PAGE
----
If you’re a follower of the Shoot Me: MCP (Photoshop, Lightroom, Photography) facebook page, you may have noticed comments regarding the difficulties of photographing babies who aren’t newborns, but who aren’t old enough to move around on their own. This can be a tough age to photograph.
The best place to begin is by understanding what most infants are physically capable of.
3 Month Old Baby Milestones
- lift their head upright while on their stomach
- smile spontaneously and possibly laugh
- hold head steady if propped upright
Most infants won’t learn to sit up without support until 6-8 months old, which is also when they may start crawling. Occasionally, a younger child may be able to “tripod sit” – sitting up with arms in front to support their weight. If this is the case, capitalize on it, but make sure mom or dad is close by in case they begin to topple over. Knowing that, here are some tips for photographing these young babies!
Tip #1: Mazimize the Newborn Set up
A lot of the same setups and props that work for a newborn will still work for the post-newborn baby. Blankets cascading from the backdrop to the floor still work great – look for blankets with a knitted or furry texture. You can still use the posing bean bag if you choose, but I’ve found it’s not even necessary. You can pose the baby right on the floor (I suggest that you double up the blankets if it’s a hard surface).
Tip #2: Tummy Time
Most babies at this age will enjoy some tummy time, or at least tolerate it long enough to snap some pictures. You could put the baby right on the blanket setup, either with or without the posing bag. I’ve had success both ways.
Tip #3: Baskets
Baskets work great for keeping infants upright, and can be placed right on the blanket setup mentioned above for a neutral backdrop. Typically at this age they can’t sit up on their own yet, but can hold up their head. It is helpful to prop them up in a basket, wood box, or metal bin. Put a pillow and/or extra blankets in the bottom to keep their head above the basket. I have found it also helps to put their little legs crisc-cross and lean them forward, with one or both arms hanging out of the basket or holding onto the edge – it keeps them upright and not too slouched over. Leaning back against the side of the basket works, too, just make sure it’s not off balance and could topple over, weighting the bottom can help with this.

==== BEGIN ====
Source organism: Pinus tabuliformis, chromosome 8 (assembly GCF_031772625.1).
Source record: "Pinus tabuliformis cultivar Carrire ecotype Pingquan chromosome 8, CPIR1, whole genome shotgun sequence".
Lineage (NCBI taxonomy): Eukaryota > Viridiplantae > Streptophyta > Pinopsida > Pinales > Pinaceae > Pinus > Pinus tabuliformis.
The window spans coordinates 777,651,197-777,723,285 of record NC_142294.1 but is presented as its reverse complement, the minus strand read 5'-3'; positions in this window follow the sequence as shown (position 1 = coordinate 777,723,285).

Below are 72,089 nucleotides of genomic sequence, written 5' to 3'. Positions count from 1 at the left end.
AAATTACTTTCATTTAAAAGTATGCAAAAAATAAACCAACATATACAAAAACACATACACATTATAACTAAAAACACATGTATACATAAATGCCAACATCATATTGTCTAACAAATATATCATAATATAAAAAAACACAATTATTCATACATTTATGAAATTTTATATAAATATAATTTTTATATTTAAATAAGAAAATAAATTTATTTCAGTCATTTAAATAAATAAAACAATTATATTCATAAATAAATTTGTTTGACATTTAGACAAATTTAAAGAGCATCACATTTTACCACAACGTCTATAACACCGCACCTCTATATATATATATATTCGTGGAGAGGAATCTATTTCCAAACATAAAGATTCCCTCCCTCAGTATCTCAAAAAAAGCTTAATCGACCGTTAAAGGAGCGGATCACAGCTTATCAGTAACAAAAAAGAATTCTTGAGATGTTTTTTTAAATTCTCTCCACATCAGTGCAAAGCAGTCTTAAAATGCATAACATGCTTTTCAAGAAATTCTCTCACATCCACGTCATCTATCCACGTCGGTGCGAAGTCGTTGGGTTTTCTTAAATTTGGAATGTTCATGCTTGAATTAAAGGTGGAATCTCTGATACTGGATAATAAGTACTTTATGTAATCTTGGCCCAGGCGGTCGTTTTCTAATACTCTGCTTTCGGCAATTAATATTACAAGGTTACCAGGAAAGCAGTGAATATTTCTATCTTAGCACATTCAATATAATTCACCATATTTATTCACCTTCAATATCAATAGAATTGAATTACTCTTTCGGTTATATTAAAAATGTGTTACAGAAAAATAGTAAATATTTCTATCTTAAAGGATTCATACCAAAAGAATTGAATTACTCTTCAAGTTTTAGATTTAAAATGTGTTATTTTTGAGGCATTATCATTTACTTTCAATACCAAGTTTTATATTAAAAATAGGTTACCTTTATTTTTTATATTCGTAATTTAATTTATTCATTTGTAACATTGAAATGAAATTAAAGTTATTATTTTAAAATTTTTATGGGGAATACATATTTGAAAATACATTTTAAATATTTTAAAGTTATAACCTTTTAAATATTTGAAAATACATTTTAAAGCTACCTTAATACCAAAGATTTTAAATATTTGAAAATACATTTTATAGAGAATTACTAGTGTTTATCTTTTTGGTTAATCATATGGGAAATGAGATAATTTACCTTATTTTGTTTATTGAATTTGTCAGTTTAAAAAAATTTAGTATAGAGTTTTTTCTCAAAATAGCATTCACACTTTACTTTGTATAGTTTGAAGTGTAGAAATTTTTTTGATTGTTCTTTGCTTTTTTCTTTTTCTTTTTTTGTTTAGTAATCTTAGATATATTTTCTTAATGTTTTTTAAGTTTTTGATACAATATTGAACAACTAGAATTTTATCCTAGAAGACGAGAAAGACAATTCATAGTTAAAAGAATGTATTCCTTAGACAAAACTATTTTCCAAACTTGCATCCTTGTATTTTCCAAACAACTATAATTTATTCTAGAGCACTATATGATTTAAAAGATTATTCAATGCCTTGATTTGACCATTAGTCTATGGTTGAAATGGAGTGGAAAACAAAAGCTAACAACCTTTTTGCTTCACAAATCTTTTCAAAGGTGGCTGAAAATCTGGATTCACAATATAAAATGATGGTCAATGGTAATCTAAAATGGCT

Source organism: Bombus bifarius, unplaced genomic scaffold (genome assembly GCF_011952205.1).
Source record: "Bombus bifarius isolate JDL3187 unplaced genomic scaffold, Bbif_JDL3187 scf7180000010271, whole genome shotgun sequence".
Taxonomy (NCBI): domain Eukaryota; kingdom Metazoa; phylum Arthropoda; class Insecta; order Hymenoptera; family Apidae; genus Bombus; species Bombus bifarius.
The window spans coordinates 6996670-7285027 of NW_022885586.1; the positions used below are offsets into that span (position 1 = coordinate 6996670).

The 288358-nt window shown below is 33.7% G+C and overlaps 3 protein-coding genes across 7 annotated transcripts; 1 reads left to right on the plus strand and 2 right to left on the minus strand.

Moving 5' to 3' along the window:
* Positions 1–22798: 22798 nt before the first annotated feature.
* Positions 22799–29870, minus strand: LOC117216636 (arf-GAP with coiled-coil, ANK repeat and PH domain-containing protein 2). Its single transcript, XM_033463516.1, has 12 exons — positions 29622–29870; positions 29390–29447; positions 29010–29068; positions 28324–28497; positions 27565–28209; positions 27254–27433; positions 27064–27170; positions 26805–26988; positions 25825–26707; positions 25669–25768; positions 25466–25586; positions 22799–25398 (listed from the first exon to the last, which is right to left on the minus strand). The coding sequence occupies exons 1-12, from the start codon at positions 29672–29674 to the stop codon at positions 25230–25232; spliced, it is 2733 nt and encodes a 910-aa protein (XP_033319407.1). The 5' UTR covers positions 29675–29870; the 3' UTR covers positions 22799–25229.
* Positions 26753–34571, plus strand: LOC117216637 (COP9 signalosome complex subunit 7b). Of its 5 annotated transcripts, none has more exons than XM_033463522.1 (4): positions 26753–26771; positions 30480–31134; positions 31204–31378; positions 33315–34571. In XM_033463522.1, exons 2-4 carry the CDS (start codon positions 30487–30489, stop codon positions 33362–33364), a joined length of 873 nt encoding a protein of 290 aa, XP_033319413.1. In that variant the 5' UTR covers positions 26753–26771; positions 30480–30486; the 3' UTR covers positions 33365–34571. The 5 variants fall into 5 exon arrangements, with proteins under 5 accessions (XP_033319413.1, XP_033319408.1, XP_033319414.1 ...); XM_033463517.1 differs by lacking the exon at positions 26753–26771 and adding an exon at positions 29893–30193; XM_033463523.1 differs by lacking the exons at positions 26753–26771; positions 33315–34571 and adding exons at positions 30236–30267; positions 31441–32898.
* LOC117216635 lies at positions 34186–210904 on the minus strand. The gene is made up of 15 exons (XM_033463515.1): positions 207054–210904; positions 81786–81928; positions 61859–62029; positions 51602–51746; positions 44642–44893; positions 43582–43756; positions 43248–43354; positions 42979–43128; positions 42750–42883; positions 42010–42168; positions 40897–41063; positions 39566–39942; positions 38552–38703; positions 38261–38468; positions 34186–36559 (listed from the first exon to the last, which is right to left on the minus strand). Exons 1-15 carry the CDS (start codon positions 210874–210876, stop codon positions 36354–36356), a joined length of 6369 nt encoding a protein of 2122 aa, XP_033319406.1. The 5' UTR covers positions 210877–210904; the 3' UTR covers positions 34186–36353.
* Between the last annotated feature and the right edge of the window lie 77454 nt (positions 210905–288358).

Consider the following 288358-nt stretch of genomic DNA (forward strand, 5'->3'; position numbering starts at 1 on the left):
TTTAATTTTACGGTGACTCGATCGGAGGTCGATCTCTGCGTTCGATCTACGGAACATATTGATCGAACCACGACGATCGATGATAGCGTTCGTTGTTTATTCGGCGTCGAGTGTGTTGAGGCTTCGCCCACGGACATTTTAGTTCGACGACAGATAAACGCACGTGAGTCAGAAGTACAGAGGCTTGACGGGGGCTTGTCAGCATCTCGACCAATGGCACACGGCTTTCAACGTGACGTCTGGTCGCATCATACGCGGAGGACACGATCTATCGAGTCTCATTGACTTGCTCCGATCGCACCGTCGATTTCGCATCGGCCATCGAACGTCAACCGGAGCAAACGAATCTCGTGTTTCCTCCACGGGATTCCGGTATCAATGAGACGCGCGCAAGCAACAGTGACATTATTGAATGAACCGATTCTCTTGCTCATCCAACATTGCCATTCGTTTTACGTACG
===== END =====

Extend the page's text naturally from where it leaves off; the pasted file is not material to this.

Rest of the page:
Tip #4: Familiarity
For lifestyle photographs, include the parents in any way you can. Have them hold the baby in their lap, bring the baby face to face, or pretend to toss the baby gently up over their head. Or, if possible, you could do the photoshoot at the client’s house and use the baby’s room for some sentimental photos.
Tip #5: Toys
Around three months, most babies are just beginning to enjoy looking at or batting at toys, and by 5 months, they will love playing with any toy you have. Hold a toy next to your lens to attract the baby’s attention. A rattle or squeaky toy is especially good – but act quickly, because the sound will only work a few times! Sophie the giraffe seems to be a very popular choice of toys among babies these days.
I hope these tips have given you some inspiration for photographing babies who aren’t quite newborns anymore!
Erin Niehenke is a family photographer from the Pittsburgh, PA area who has been in business part time for the past three years. When she’s not teaching high school science, she can be found enjoying spending time with her husband and 5-month-old daughter. You can see more of her work at her website or on facebook.